Job to God (13:13–14:22): So then, I ask two things. Withdraw your hand from me that I might not fear to come near, and tell me of my sin. You know that man is limited, and that unlike the tree he has no hope. The tree will sprout again after its death, but not so for man. He remains dead until the end of the heavens. Please, kill me and hide me in Sheol, that I might be hidden from this scourge of life. Oh that the day would come when you honor your creation, but as it is you wear him down and destroy his hope.
Eliphaz (15): We are not to be ignored, for we have the wisdom of our fathers from long ago. You turn away from devotion to God to your own demise. How can you speak of righteousness when not even his heavens are righteous? The man who acts arrogantly toward God is to be afraid of him, and it is better for him not to trust in himself! Do not describe yourself in these terms.
Job (16–17): So much for being my friends! You have given me no comfort in my day of difficulty. God has smitten me and broken me into pieces, and everyone has turned against me. Not only this, but he has made my friends incapable of understanding what is happening. My life is over and my hope is dashed. If I have already turned to desire Sheol then what hope is there left for me to hope in?
Bildad (18): Do not treat us like idiots. Consider this, and then we can talk: surely you are wishing the outcome of the wicked upon yourself[, you who say you are righteous].
Job (19): How long will you attack me with your words, by disgracing me [who is righteous]? God has already disgraced me in every way, and more I my intimate friends have turned on me. Have mercy on me, for God has already stricken me. Know that you who attack me will reap judgement for it, from God my redeemer.
Zophar (20): Why do you insult us with your harsh criticism (censure)? You know from old that the exaltation of the wicked is short-lived. For the evil he holds on to destroys himself, and his insatiable desire is finally fulfilled by God’s judgement upon him. Then the heavens will reveal his iniquity.
Job (21): Hear me out, and then you can continue mocking me. Look at me — am I not appalling to you? Now look at the wicked. They live long and prosper, they are glad and rejoice, they scoff at God and the die peacefully. Clearly I am not being led by them! How often are they really punished, as you say? Are living under a rock?! Who can teach God? He judges everyone. And we see the same overcome the prosperous and the poor. Now I know that you scene against me, because you ask me to reveal to my sin, but have you looked around? The wicked prosper, and others follow them[, quite unlike my situation, so you must be picking on me]! Your words are nothing.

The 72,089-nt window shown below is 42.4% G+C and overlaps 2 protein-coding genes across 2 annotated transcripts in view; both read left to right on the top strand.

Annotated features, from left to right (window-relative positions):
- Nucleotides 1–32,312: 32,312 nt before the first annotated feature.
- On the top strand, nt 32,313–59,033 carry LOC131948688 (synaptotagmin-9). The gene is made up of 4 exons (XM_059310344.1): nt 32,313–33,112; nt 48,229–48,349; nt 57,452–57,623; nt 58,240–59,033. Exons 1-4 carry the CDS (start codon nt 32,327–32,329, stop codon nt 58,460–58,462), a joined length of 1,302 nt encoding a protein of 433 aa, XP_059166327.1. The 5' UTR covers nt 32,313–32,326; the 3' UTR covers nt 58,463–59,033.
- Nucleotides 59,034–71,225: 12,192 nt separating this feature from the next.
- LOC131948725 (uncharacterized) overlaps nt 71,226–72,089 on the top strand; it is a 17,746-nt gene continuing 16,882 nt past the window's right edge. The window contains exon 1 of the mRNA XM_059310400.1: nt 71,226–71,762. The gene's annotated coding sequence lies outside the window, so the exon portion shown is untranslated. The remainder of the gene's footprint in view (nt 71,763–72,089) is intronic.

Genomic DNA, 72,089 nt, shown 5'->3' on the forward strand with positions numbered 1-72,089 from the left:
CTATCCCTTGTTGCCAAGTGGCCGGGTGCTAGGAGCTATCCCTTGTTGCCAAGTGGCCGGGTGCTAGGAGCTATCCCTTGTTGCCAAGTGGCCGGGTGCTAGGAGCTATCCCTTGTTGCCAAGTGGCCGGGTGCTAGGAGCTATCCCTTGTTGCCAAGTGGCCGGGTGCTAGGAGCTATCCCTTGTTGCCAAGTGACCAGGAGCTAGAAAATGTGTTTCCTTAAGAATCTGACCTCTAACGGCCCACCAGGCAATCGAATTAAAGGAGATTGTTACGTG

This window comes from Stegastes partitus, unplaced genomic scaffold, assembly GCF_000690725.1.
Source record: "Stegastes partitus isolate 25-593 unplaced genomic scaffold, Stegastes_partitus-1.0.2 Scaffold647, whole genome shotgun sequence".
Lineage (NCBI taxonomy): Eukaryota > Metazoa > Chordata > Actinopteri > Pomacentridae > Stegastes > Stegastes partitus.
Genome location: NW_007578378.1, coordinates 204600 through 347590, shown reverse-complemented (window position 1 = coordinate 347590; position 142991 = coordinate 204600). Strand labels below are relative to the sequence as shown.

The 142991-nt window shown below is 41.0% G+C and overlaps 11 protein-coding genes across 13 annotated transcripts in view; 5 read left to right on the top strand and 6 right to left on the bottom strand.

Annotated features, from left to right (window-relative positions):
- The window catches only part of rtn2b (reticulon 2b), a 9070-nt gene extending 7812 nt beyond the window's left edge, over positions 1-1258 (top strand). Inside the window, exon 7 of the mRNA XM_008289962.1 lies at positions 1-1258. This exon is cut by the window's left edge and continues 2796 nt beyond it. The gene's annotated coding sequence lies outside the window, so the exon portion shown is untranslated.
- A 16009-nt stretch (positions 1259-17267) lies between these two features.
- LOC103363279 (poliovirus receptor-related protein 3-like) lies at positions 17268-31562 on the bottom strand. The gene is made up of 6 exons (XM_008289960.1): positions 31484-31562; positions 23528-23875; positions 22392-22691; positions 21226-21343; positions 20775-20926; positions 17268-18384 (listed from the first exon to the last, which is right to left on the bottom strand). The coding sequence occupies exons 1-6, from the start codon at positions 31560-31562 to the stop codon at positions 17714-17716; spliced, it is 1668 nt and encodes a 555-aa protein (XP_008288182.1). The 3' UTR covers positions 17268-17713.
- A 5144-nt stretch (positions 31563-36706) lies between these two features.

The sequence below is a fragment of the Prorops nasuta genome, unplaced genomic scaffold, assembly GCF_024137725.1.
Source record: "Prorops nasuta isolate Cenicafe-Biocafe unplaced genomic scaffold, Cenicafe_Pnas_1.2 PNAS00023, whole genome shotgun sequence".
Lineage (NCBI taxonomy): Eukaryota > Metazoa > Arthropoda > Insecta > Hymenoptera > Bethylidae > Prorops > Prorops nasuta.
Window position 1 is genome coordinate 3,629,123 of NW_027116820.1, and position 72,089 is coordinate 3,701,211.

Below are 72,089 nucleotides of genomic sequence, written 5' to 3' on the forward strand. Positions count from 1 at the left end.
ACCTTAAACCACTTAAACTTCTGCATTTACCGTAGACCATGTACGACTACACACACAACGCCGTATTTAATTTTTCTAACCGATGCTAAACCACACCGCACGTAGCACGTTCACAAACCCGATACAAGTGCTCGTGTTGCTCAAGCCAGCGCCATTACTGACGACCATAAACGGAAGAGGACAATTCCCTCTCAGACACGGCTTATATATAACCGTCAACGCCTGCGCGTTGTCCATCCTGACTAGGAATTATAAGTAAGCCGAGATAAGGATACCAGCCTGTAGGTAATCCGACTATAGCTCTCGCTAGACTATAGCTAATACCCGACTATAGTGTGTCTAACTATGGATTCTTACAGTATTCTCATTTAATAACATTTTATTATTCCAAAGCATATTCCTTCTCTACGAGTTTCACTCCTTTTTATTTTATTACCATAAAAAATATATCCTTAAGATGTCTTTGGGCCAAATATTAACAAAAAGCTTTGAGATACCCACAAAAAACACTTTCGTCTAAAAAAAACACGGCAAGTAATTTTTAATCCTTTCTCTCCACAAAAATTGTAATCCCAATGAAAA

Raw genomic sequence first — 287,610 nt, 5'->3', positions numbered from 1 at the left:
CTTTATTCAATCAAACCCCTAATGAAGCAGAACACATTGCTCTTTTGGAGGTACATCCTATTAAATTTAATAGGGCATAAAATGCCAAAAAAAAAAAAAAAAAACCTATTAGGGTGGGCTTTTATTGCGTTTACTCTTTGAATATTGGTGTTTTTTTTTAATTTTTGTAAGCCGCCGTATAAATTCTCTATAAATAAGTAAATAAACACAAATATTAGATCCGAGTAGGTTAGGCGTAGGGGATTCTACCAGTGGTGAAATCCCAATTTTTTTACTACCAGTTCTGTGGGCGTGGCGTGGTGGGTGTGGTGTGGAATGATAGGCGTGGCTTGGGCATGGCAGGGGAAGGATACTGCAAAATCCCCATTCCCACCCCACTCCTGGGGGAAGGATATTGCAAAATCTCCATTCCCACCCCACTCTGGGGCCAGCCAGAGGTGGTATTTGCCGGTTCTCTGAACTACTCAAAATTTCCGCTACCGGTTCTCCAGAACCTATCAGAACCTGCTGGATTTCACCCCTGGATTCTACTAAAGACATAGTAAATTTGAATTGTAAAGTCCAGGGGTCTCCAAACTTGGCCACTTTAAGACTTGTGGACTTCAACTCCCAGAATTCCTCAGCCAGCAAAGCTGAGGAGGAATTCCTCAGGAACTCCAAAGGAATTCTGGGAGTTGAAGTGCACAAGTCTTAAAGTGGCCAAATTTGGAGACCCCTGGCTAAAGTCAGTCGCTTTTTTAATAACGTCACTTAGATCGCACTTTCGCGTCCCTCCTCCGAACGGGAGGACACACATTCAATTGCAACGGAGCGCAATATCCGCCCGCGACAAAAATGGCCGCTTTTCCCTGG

Eliphaz (22): Is it any gain to God if you are blameless? Is he judging you for fearing him? Surely not, it’s because you are wicked. You have done evil, and so God punishes you. You mock God, saying that he’s too far away to know how to run the world[, letting the wicked prosper]. Turn back to God and He will establish you. Lift your face to him, and he will deliver even the one who is not innocent.
Job (23–24): If I stood before God and pleaded my case, then he would judge me righteous. But I cannot find him to do so. I have kept his ways but there is no way for me to change what he has planned for me, and so I dread him. Why doesn’t God judge the wicked on schedule? They do so much evil — worse than what you claim I’ve done — and their victims have nothing, they tread the winepresses but suffer thirst. You say the wicked are judged quickly, yet it seems to me that God prolongs their lives. Please, prove me wrong!
Bildad (25): Listen, God is above all and has armies beyond measure. How could any man be right before him? Even the stars are dim in his eyes, man is a but maggot to him.
Job (26): Wow, so helpful! God is too big to be put into such a simple box!
Job (27): With God as my witness I will not lie by agreeing with all of you. I am righteous and will not make myself wicked by deceit. For what hope is there for the wicked? He does not die quickly, but eventually he or his children reap what he has sown.
Job (28): In searching out gold and silver man has gone places that beasts could not discover, but he has not found wisdom there. Nor can he buy it with gold or silver he made. The birds above have not seen it, nor can anything in the land of the living. Even Death and Abaddon have heard only rumors of it. God however, has seen it and understands the ways to it. For he looks to the ends of the earth and sees everything under the heavens. He’s told man that’s it the fear of God which is wisdom.